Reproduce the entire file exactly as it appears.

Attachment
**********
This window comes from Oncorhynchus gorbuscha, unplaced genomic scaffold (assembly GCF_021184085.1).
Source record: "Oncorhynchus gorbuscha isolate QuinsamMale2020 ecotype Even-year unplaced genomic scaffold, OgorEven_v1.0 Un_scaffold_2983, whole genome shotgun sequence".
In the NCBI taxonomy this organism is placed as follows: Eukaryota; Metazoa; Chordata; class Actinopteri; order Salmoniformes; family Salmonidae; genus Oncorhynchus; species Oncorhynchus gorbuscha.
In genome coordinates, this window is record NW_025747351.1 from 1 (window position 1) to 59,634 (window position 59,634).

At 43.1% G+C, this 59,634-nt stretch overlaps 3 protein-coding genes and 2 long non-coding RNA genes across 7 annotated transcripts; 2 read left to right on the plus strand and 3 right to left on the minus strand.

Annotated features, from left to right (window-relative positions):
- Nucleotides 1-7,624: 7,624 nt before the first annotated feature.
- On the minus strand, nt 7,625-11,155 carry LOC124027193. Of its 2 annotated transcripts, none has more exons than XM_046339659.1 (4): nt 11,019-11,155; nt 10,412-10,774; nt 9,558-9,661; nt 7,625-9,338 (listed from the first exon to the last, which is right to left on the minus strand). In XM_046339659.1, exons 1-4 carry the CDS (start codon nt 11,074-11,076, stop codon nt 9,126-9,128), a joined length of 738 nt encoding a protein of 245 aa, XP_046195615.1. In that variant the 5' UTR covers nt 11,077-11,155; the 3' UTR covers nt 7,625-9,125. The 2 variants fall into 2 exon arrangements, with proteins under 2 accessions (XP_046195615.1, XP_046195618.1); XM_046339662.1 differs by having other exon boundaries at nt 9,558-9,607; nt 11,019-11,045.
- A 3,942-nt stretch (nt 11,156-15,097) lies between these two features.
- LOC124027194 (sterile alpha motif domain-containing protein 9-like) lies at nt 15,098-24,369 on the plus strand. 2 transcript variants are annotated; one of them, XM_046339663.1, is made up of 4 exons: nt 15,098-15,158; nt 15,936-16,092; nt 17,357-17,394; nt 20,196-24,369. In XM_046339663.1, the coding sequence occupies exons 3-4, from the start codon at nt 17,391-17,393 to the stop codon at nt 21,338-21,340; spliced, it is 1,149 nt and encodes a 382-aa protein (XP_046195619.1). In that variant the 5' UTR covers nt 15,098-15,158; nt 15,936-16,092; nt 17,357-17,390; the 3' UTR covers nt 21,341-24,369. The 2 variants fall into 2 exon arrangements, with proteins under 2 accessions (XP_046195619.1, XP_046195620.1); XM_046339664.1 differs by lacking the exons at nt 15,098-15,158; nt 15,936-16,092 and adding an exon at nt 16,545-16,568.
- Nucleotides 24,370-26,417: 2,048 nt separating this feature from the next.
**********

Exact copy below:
This window comes from Oncorhynchus gorbuscha, unplaced genomic scaffold (assembly GCF_021184085.1).
Source record: "Oncorhynchus gorbuscha isolate QuinsamMale2020 ecotype Even-year unplaced genomic scaffold, OgorEven_v1.0 Un_scaffold_2983, whole genome shotgun sequence".
In the NCBI taxonomy this organism is placed as follows: Eukaryota; Metazoa; Chordata; class Actinopteri; order Salmoniformes; family Salmonidae; genus Oncorhynchus; species Oncorhynchus gorbuscha.
In genome coordinates, this window is record NW_025747351.1 from 1 (window position 1) to 59,634 (window position 59,634).

At 43.1% G+C, this 59,634-nt stretch overlaps 3 protein-coding genes and 2 long non-coding RNA genes across 7 annotated transcripts; 2 read left to right on the plus strand and 3 right to left on the minus strand.

Annotated features, from left to right (window-relative positions):
- Nucleotides 1-7,624: 7,624 nt before the first annotated feature.
- On the minus strand, nt 7,625-11,155 carry LOC124027193. Of its 2 annotated transcripts, none has more exons than XM_046339659.1 (4): nt 11,019-11,155; nt 10,412-10,774; nt 9,558-9,661; nt 7,625-9,338 (listed from the first exon to the last, which is right to left on the minus strand). In XM_046339659.1, exons 1-4 carry the CDS (start codon nt 11,074-11,076, stop codon nt 9,126-9,128), a joined length of 738 nt encoding a protein of 245 aa, XP_046195615.1. In that variant the 5' UTR covers nt 11,077-11,155; the 3' UTR covers nt 7,625-9,125. The 2 variants fall into 2 exon arrangements, with proteins under 2 accessions (XP_046195615.1, XP_046195618.1); XM_046339662.1 differs by having other exon boundaries at nt 9,558-9,607; nt 11,019-11,045.
- A 3,942-nt stretch (nt 11,156-15,097) lies between these two features.
- LOC124027194 (sterile alpha motif domain-containing protein 9-like) lies at nt 15,098-24,369 on the plus strand. 2 transcript variants are annotated; one of them, XM_046339663.1, is made up of 4 exons: nt 15,098-15,158; nt 15,936-16,092; nt 17,357-17,394; nt 20,196-24,369. In XM_046339663.1, the coding sequence occupies exons 3-4, from the start codon at nt 17,391-17,393 to the stop codon at nt 21,338-21,340; spliced, it is 1,149 nt and encodes a 382-aa protein (XP_046195619.1). In that variant the 5' UTR covers nt 15,098-15,158; nt 15,936-16,092; nt 17,357-17,390; the 3' UTR covers nt 21,341-24,369. The 2 variants fall into 2 exon arrangements, with proteins under 2 accessions (XP_046195619.1, XP_046195620.1); XM_046339664.1 differs by lacking the exons at nt 15,098-15,158; nt 15,936-16,092 and adding an exon at nt 16,545-16,568.
- Nucleotides 24,370-26,417: 2,048 nt separating this feature from the next.